UVA and UVB: Skin Cancer’s Tag Team
Thanks to increasing advocacy efforts and the use of social media, we are all becoming more educated on the ways the sun can damage our skin.
What are UVA and UVB rays?
Having grown up without the benefit of this knowledge and never having been told to protect myself with sunscreen, I am especially grateful to now know better. I have learned from the mistakes I made over two decades. I wasn’t told about the danger of UV rays until long after my first encounter with skin cancer. UVA and UVB meant nothing to me. I am hoping to change that for you, though.
It's taken a while, but I've learned about skin damage
Since my melanoma diagnosis in 2007, I have done a lot of reading and visited my dermatologist regularly. We have had many a conversation about age spots and sun damage. Over the years, I have learned a few things about the damage caused by the sun. Knowing the difference between the two most common types of UV rays is important, but knowing exactly how it can wreck your skin is more important.
UVA: "A" stands for "aging"
I don’t remember where I first heard this, but it helps a lot in understanding how UVA rays damage skin. UVA rays are the ones that give us that tanned look. Whether by sunlight or tanning bed, UVA light is responsible for the wrinkles we fight and the signs of aging against which we rage. According to MD Anderson in Texas, 95% of the ultraviolet rays we encounter are UVA. Those odds don’t sound like anything to play with, do they?
UVB: "B” stands for "burning"
If you can remember that the B in UVB stands for burning, you’ll be able to remember that these rays are the ones causing burns and other types of topical damage. When it comes to skin cancers, including melanoma, UVB rays are primarily the ones to blame. It wasn’t until I did some digging for this article that I realized UVB light contributes to the formation of cataracts, which is just another reason to protect every part of our bodies from the sun’s rays.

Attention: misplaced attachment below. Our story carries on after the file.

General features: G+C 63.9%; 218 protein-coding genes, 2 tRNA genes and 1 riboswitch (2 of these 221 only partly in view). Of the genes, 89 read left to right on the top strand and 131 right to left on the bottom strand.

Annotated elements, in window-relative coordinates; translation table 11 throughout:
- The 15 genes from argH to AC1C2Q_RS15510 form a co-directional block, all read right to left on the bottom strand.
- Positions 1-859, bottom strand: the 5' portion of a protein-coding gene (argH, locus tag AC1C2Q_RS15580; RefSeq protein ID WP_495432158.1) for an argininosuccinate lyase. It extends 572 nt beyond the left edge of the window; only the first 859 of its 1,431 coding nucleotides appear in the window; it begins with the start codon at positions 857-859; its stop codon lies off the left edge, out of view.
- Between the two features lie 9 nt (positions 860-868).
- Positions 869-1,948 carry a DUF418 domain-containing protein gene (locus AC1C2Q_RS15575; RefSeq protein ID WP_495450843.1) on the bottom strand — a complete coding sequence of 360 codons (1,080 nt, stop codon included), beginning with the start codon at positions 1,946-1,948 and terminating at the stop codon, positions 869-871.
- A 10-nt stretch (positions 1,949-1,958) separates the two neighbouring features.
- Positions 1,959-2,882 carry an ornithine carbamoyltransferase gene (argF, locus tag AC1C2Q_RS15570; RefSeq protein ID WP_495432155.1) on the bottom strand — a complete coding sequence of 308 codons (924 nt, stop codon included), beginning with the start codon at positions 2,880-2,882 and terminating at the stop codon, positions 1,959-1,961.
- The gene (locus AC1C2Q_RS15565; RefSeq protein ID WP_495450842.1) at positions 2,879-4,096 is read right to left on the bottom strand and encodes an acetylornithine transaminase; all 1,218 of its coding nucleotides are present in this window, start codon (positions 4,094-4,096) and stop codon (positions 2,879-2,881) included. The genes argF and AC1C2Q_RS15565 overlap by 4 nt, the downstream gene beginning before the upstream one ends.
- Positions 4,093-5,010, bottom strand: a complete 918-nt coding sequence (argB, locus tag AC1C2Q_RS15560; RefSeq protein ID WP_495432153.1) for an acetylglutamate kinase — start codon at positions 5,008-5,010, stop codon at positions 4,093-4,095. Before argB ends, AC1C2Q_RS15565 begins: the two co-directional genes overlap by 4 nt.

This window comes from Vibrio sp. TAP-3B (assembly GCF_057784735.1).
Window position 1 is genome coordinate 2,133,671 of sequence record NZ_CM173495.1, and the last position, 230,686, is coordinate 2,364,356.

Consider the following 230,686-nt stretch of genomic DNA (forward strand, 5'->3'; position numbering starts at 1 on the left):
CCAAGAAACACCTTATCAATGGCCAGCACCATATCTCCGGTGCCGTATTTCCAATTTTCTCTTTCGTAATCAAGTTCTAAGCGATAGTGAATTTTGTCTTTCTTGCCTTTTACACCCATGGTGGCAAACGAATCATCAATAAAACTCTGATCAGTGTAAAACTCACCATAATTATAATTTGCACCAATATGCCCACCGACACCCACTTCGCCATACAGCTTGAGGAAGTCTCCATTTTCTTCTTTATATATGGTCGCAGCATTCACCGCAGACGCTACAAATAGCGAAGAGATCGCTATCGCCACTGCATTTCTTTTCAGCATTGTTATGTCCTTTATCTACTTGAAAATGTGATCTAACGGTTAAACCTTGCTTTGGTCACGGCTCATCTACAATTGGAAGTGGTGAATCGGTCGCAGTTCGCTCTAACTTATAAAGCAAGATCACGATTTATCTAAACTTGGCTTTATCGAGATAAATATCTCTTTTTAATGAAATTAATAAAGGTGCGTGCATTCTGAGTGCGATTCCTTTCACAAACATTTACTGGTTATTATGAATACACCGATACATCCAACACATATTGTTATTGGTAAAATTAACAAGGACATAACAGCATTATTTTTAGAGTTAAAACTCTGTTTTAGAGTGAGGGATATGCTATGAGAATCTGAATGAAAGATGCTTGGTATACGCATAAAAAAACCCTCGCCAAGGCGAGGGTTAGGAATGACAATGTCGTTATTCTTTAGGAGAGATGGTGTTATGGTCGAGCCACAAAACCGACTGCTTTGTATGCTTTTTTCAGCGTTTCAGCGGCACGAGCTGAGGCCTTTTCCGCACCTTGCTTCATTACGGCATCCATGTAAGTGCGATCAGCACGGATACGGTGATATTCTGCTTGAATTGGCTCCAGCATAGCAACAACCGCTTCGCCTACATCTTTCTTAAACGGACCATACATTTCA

Defending yourself against the double team effect
Both types of UV light are beasts on their own, but together? Whew - they are a dynamic duo, and one you don’t want to face alone. Protecting your skin becomes even more important when you realize that UVA rays are able to penetrate the skin far beyond UVB rays, while UVB rays linger on the skin waiting to give you that sunburn that leads to even more damage down the road.
Sunscreen is your kryptonite
There is not doubt about it. Whether you choose chemical or mineral, sunscreen is one of your best defenses against UV rays. It is worth noting that The University of Iowa reports that chemical sunscreens are typically more effective at defending us against UVB rays than UVA. Therefore, it is increasingly important for all of us to find ways to cover our skin and protect our eyes. Sunglasses, UPF clothing, avoiding tanning salons, and limiting outdoor activity during peak hours of sunlight can go a long way toward shielding our bodies from UV rays.
What we don’t know can hurt us, and the lack of information about the sun’s damaging effects is a big one that is finally being widely addressed!
What do you know now about protecting your skin that you wish you had known years ago? Share with us in the comments!
Do you typically get extra questions about your health during the holidays?